**Â **

**Solution:**

Using binomial theorem, the expressions (x + 1)^{6} and (x â€“ 1)^{6} can be expressed as

(x + 1)^{6} = ^{6}C_{0} x^{6} + ^{6}C_{1} x^{5} + ^{6}C_{2} x^{4} + ^{6}C_{3} x^{3} + ^{6}C_{4} x^{2} + ^{6}C_{5} x + ^{6}C_{6}

(x â€“ 1)^{6} = ^{6}C_{0} x^{6} â€“ ^{6}C_{1} x^{5} + ^{6}C_{2} x^{4} â€“ ^{6}C_{3} x^{3} + ^{6}C_{4} x^{2} â€“ ^{6}C_{5} x + ^{6}C_{6}

Now, (x + 1)^{6} â€“ (x â€“ 1)^{6} = ^{6}C_{0} x^{6} + ^{6}C_{1} x^{5} + ^{6}C_{2} x^{4} + ^{6}C_{3} x^{3} + ^{6}C_{4} x^{2} + ^{6}C_{5} x + ^{6}C_{6} â€“ [^{6}C_{0} x^{6} â€“ ^{6}C_{1} x^{5} + ^{6}C_{2} x^{4} â€“ ^{6}C_{3} x^{3} + ^{6}C_{4} x^{2} â€“ ^{6}C_{5} x + ^{6}C_{6}]

= 2 [^{6}C_{0} x^{6 }+ ^{6}C_{2} x^{4} + ^{6}C_{4} x^{2} + ^{6}C_{6}]

= 2 [x^{6} + 15x^{4} + 15x^{2} + 1]

Now by substituting x = âˆš2, we get

(âˆš2 + 1)^{6} â€“ (âˆš2 â€“ 1)^{6} = 2 [(âˆš2)^{6} + 15(âˆš2)^{4} + 15(âˆš2)^{2} + 1]

= 2 (8 + 15 Ã— 4 + 15 Ã— 2 + 1)

= 2 (8 + 60 + 30 + 1)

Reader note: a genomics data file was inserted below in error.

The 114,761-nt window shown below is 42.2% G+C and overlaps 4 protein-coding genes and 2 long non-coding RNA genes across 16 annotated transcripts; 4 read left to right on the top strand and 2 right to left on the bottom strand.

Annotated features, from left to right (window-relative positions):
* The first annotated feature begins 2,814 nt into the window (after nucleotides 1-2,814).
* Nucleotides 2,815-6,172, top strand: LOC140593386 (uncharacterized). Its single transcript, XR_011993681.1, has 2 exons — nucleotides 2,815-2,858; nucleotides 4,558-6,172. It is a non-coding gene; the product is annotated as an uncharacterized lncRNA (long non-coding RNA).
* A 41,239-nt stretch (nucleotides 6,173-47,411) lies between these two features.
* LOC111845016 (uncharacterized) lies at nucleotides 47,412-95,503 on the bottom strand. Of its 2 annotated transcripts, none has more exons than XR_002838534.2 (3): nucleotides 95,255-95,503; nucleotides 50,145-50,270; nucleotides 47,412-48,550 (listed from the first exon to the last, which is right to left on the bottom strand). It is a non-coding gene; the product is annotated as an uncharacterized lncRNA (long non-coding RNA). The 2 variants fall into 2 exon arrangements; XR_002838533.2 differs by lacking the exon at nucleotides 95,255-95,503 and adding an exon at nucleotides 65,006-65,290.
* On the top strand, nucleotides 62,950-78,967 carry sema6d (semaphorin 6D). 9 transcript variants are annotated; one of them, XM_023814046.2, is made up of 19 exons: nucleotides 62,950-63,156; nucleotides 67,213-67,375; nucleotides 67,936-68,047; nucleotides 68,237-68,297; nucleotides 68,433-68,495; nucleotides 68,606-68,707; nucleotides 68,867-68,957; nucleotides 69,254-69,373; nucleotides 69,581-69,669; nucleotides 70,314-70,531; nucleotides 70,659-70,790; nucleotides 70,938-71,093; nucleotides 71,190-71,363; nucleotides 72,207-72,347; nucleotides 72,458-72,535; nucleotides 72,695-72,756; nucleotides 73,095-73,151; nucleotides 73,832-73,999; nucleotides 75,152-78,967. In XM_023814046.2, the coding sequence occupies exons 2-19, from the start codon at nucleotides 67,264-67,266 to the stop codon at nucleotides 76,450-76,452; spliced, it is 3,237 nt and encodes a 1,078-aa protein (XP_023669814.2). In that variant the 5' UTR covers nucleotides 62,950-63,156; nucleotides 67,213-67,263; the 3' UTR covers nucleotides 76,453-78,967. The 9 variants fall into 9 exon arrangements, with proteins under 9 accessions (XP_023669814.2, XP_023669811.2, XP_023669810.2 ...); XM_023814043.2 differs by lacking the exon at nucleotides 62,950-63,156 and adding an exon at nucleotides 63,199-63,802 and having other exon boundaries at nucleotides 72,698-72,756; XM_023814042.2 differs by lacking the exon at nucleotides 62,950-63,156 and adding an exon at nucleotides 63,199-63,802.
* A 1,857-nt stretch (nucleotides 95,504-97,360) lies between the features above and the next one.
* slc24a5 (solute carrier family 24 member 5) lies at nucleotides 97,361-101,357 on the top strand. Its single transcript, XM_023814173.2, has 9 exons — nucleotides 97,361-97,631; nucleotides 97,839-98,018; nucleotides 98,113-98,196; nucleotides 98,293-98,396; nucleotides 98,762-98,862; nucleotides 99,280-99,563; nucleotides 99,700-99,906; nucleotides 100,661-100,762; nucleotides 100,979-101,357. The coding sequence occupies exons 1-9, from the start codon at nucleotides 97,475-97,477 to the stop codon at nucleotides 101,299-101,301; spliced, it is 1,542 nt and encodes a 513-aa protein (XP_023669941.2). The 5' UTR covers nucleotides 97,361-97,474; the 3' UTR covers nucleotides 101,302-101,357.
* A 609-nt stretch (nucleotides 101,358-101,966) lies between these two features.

= 2 (99)

= 198

**13. Show that 9 ^{n+1} â€“ 8n â€“ 9 is divisible by 64 whenever n is a positive integer.**

**Solution:**

In order to show that 9^{n+1} â€“ 8n â€“ 9 is divisible by 64, it has to be shown that 9^{n+1} â€“ 8n â€“ 9 = 64 k, where k is some natural number.

Using the binomial theorem,

(1 + a)^{m} = ^{m}C_{0} + ^{m}C_{1} a + ^{m}C_{2} a^{2} + â€¦. + ^{m }C _{m} a^{m}

For a = 8 and m = n + 1 we get

(1 + 8)^{n+1} = ^{n+1}C_{0} + ^{n+1}C_{1} (8) + ^{n+1}C_{2} (8)^{2} + â€¦. + ^{n+1 }C _{n+1 }(8)^{n+1}

9^{n+1} = 1 + (n + 1) 8 + 8^{2} [^{n+1}C_{2} + ^{n+1}C_{3} (8) + â€¦. + ^{n+1 }C _{n+1 }(8)^{n-1}]

9^{n+1} = 9 + 8n + 64 [^{n+1}C_{2} + ^{n+1}C_{3} (8) + â€¦. + ^{n+1 }C _{n+1 }(8)^{n-1}]

9^{n+1} â€“ 8n â€“ 9 = 64 k

Where k = [^{n+1}C_{2} + ^{n+1}C_{3} (8) + â€¦. + ^{n+1 }C _{n+1 }(8)^{n-1}] is a natural number

Thus, 9^{n+1} â€“ 8n â€“ 9 is divisible by 64 whenever n is a positive integer.

Hence proved.